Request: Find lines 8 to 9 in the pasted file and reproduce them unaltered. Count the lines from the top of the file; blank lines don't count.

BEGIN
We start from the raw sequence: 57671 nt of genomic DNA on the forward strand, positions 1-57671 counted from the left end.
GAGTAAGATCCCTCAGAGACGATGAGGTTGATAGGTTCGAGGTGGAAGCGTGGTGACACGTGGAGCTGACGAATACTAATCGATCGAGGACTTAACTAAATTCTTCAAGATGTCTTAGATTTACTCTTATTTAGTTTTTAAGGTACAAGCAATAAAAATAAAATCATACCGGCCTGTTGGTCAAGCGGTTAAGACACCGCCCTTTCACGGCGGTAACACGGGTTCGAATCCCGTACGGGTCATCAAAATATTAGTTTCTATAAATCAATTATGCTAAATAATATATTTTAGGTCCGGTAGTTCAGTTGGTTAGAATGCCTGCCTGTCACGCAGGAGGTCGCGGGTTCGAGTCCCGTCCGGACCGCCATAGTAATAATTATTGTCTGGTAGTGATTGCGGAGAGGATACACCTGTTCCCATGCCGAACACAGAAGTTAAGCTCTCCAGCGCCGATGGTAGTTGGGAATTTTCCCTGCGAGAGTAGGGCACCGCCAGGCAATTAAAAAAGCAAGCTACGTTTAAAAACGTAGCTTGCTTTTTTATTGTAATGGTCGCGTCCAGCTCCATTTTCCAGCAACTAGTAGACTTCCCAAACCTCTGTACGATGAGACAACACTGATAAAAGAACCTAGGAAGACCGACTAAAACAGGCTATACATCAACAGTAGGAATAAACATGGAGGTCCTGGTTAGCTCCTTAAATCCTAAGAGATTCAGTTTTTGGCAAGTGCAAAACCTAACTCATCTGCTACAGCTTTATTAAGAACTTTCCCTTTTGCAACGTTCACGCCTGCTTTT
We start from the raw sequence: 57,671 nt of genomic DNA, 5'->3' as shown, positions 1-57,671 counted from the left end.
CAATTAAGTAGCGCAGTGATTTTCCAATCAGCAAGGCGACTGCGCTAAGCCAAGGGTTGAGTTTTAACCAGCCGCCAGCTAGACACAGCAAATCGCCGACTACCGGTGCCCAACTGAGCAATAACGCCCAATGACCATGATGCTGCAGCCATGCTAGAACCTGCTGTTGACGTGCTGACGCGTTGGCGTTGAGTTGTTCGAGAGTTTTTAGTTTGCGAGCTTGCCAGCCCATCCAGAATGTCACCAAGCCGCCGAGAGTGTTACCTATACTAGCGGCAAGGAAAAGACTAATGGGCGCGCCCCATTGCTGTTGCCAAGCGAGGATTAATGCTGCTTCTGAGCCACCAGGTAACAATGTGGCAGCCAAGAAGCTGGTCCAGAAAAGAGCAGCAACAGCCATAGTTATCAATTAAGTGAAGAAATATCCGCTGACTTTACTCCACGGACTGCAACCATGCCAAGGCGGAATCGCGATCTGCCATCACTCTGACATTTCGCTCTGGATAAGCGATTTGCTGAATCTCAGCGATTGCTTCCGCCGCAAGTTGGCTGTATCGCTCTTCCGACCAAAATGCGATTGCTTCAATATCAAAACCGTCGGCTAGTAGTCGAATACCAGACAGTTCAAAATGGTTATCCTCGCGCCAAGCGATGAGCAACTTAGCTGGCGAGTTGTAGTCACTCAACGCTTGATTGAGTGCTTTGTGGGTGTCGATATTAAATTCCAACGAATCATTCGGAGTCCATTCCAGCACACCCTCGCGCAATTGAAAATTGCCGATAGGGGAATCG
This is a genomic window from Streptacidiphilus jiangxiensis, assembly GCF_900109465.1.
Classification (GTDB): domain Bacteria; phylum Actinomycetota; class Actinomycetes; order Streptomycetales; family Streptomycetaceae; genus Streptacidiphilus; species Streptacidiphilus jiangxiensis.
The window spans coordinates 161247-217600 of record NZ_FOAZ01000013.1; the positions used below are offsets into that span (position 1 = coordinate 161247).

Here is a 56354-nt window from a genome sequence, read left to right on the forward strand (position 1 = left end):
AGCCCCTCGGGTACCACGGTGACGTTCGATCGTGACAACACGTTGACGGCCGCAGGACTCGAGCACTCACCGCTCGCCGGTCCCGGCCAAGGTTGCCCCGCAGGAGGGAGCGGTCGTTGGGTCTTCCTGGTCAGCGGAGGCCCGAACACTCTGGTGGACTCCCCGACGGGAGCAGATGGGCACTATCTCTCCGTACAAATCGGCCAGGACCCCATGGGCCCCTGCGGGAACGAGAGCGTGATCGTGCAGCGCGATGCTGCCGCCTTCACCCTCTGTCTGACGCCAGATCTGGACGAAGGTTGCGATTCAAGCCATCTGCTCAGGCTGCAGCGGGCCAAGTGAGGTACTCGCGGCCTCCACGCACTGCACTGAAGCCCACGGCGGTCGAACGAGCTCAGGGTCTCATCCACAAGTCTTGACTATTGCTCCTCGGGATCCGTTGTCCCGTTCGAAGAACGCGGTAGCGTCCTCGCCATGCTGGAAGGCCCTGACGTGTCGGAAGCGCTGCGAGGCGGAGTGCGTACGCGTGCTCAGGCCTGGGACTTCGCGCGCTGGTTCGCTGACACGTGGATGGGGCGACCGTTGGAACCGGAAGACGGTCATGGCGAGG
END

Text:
Here is a 56354-nt window from a genome sequence, read left to right on the forward strand (position 1 = left end):
AGCCCCTCGGGTACCACGGTGACGTTCGATCGTGACAACACGTTGACGGCCGCAGGACTCGAGCACTCACCGCTCGCCGGTCCCGGCCAAGGTTGCCCCGCAGGAGGGAGCGGTCGTTGGGTCTTCCTGGTCAGCGGAGGCCCGAACACTCTGGTGGACTCCCCGACGGGAGCAGATGGGCACTATCTCTCCGTACAAATCGGCCAGGACCCCATGGGCCCCTGCGGGAACGAGAGCGTGATCGTGCAGCGCGATGCTGCCGCCTTCACCCTCTGTCTGACGCCAGATCTGGACGAAGGTTGCGATTCAAGCCATCTGCTCAGGCTGCAGCGGGCCAAGTGAGGTACTCGCGGCCTCCACGCACTGCACTGAAGCCCACGGCGGTCGAACGAGCTCAGGGTCTCATCCACAAGTCTTGACTATTGCTCCTCGGGATCCGTTGTCCCGTTCGAAGAACGCGGTAGCGTCCTCGCCATGCTGGAAGGCCCTGACGTGTCGGAAGCGCTGCGAGGCGGAGTGCGTACGCGTGCTCAGGCCTGGGACTTCGCGCGCTGGTTCGCTGACACGTGGATGGGGCGACCGTTGGAACCGGAAGACGGTCATGGCGAGG